The Food and Drug Administration is urging U.S. consumers to avoid all infant formula from China, after several brands sold in that country came under suspicion of being contaminated with melamine, a chemical used in plastics.
Officials said there have been reports from China of babies developing serious kidney problems as a result.
“We're concerned that there may be some infant formula that may have gotten into the United States illegally and may be on the ethnic market,” said Janice Oliver, deputy director of the FDA's food safety program. “No infant formula from China should be entering the United States, but in the past we have found it on at least one occasion.”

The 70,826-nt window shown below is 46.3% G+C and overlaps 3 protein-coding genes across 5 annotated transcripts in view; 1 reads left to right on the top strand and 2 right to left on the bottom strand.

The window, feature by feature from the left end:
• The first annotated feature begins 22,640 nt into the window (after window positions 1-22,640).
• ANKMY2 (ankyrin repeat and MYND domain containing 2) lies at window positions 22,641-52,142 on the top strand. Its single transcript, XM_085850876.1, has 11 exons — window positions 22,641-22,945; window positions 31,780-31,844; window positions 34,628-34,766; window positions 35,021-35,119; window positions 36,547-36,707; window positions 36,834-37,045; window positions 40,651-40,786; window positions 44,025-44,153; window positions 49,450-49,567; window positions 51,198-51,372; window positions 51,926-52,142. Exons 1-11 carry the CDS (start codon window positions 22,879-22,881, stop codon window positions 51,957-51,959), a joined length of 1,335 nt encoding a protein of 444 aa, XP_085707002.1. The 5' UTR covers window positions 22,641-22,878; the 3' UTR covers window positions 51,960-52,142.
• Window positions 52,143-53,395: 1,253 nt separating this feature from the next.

All U.S. brands of infant formula are safe, Oliver said. After hearing of the latest food safety scandal in China, the FDA checked with formula manufacturers here to determine if they were receiving any ingredients from that country. They were not.
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“We want to assure the American public there is no threat of contamination to the domestic supply,” said Oliver.
There have been no reports of illnesses in the U.S., but officials are concerned that some Chinese formula may be on sale at ethnic groceries, particularly in places such as New York, San Francisco, Los Angeles and Boston that have large populations of Chinese immigrants.
The FDA is working with state officials to spread the word in immigrant communities.